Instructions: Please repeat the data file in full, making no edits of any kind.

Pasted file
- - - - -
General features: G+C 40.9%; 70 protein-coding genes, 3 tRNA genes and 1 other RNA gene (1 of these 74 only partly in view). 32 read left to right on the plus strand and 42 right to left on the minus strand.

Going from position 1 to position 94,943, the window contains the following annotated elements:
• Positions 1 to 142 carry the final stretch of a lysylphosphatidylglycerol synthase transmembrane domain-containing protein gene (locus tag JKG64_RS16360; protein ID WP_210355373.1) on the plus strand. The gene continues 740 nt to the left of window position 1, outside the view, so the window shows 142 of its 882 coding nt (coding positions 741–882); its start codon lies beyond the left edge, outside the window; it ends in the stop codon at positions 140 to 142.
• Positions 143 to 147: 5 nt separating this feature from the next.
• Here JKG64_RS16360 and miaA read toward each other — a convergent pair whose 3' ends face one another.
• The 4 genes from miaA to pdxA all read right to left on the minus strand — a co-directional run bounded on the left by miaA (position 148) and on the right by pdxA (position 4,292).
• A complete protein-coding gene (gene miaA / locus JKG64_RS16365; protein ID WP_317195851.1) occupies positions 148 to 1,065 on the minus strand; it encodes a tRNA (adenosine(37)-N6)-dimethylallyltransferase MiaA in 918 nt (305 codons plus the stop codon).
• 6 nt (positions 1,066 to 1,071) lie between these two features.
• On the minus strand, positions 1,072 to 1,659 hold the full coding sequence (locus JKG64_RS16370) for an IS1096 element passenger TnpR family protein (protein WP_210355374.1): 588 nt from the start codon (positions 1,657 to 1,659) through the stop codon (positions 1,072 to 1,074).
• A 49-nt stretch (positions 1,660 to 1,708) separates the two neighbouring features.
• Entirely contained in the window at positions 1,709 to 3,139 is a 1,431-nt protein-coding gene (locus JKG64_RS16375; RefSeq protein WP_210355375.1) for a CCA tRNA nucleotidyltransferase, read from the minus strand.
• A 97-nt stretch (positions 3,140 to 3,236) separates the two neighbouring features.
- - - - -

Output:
General features: G+C 40.9%; 70 protein-coding genes, 3 tRNA genes and 1 other RNA gene (1 of these 74 only partly in view). 32 read left to right on the plus strand and 42 right to left on the minus strand.

Going from position 1 to position 94,943, the window contains the following annotated elements:
• Positions 1 to 142 carry the final stretch of a lysylphosphatidylglycerol synthase transmembrane domain-containing protein gene (locus tag JKG64_RS16360; protein ID WP_210355373.1) on the plus strand. The gene continues 740 nt to the left of window position 1, outside the view, so the window shows 142 of its 882 coding nt (coding positions 741–882); its start codon lies beyond the left edge, outside the window; it ends in the stop codon at positions 140 to 142.
• Positions 143 to 147: 5 nt separating this feature from the next.
• Here JKG64_RS16360 and miaA read toward each other — a convergent pair whose 3' ends face one another.
• The 4 genes from miaA to pdxA all read right to left on the minus strand — a co-directional run bounded on the left by miaA (position 148) and on the right by pdxA (position 4,292).
• A complete protein-coding gene (gene miaA / locus JKG64_RS16365; protein ID WP_317195851.1) occupies positions 148 to 1,065 on the minus strand; it encodes a tRNA (adenosine(37)-N6)-dimethylallyltransferase MiaA in 918 nt (305 codons plus the stop codon).
• 6 nt (positions 1,066 to 1,071) lie between these two features.
• On the minus strand, positions 1,072 to 1,659 hold the full coding sequence (locus JKG64_RS16370) for an IS1096 element passenger TnpR family protein (protein WP_210355374.1): 588 nt from the start codon (positions 1,657 to 1,659) through the stop codon (positions 1,072 to 1,074).
• A 49-nt stretch (positions 1,660 to 1,708) separates the two neighbouring features.
• Entirely contained in the window at positions 1,709 to 3,139 is a 1,431-nt protein-coding gene (locus JKG64_RS16375; RefSeq protein WP_210355375.1) for a CCA tRNA nucleotidyltransferase, read from the minus strand.
• A 97-nt stretch (positions 3,140 to 3,236) separates the two neighbouring features.